Let’s go back to Square for a second: I’m not looking to single them out here, but their story certainly serves as a great example for what I’m talking about. When Square launched in 2010 the focus was on payments, and it quickly became one of those disruptive technologies that puts the old guard (in this case: big banks) on notice. Five years later, though, while still the most recognized player in the mobile payments space, Square Register is just another entry in the influx of cloud POS apps. And while it’s a decent product, it’s also a closed system: users can only accept credit payments via the company’s one-size-fits-all approach to transaction fees. The POS model exists to funnel customers through the payment service–there’s nothing nefarious about this, but it does stand as the reason behind the “Screw mobile POS” dismissal I attributed to my unnamed and possibly imaginary colleague earlier. You start with a basic mobile app that takes payments, and then everything that comes next has to back its way into–and be propped up by–that first profitable product.

Photo courtesy of Tech Pantry

Photo courtesy of Tech Pantry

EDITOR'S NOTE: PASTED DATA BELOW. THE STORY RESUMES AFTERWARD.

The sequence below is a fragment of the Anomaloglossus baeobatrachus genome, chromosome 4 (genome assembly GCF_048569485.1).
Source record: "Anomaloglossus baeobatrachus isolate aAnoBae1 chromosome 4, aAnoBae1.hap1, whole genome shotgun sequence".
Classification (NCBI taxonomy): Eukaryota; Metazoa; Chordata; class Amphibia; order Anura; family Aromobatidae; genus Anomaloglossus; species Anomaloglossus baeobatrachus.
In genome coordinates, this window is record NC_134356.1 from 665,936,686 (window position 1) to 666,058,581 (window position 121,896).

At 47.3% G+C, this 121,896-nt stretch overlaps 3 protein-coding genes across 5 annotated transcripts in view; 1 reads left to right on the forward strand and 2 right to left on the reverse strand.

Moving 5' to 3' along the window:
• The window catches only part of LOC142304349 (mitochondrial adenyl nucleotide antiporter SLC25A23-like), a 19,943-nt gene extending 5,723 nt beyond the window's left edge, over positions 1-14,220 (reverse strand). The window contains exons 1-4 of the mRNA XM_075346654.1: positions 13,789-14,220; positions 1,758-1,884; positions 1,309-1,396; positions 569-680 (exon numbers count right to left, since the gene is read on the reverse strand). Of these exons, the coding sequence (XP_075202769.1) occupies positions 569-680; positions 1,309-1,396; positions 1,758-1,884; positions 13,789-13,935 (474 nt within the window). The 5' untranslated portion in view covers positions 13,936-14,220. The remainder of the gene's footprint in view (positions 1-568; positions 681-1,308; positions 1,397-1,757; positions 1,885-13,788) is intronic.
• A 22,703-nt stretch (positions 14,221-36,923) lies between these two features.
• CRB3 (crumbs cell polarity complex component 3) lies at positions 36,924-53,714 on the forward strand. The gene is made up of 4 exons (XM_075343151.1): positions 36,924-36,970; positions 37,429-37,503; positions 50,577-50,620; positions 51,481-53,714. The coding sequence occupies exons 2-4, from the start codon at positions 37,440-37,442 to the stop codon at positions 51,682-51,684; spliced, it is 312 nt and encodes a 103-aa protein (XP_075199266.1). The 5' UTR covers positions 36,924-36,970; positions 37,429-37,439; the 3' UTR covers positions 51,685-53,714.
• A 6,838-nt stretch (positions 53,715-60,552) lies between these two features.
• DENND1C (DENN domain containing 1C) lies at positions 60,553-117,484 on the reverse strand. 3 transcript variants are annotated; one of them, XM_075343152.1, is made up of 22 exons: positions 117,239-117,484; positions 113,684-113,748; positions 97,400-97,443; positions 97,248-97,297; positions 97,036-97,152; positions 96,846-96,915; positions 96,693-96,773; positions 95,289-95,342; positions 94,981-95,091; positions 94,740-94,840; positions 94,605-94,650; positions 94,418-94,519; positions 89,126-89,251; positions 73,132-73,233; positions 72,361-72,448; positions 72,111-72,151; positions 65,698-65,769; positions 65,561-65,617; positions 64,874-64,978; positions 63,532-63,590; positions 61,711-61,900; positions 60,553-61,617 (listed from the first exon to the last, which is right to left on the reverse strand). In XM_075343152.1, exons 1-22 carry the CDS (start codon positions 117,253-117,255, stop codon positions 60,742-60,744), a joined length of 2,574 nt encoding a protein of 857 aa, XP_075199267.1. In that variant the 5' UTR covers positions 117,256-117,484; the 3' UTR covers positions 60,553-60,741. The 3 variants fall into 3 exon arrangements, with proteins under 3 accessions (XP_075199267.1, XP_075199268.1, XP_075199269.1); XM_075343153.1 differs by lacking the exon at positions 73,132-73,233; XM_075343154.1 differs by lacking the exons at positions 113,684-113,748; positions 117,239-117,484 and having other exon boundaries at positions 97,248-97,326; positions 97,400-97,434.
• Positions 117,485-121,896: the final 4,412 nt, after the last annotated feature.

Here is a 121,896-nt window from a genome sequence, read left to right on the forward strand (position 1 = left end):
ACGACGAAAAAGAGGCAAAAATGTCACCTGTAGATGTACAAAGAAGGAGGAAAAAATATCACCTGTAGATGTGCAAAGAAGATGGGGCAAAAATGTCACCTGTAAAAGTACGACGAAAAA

But if you start with a fully featured POS, then everything that comes next–like going mobile–has to back its way into that. Kounta started as a cloud POS with an eye towards hospitality and retail. Equipped with a cellular tablet, you could take it anywhere and do quite a lot with it; in that sense it was always mobile. But the real motive of behind its development was to change the way brick and mortar shops do business inside their four walls. Take a register (tablet) out to the sales floor with you and ring someone up one-on-one. Store customer information on that register, and provide better customer service through valuable information (like what this customer bought last time, which helps for up- and cross-sell opportunities). Speed up payments through new technologies like Apple Pay or Tyro’s Tap & Go. Leverage the security of the latest encryption for store customer data and customer. Easily take food orders at the table and send a detailed, easy-to-read copy to a kitchen printer in no time. Get insight into all your historical sales data to make better business decisions in the future. Integrate with complementary apps so users can build a POS that’s right for them, including using the payment provider of their choice. These are all the things Kounta’s been working on since its inception. Build a better, beautiful, and more useful POS. Though more features are to come, the goal of making that better POS has been realized. And now you can fit it in your pocket.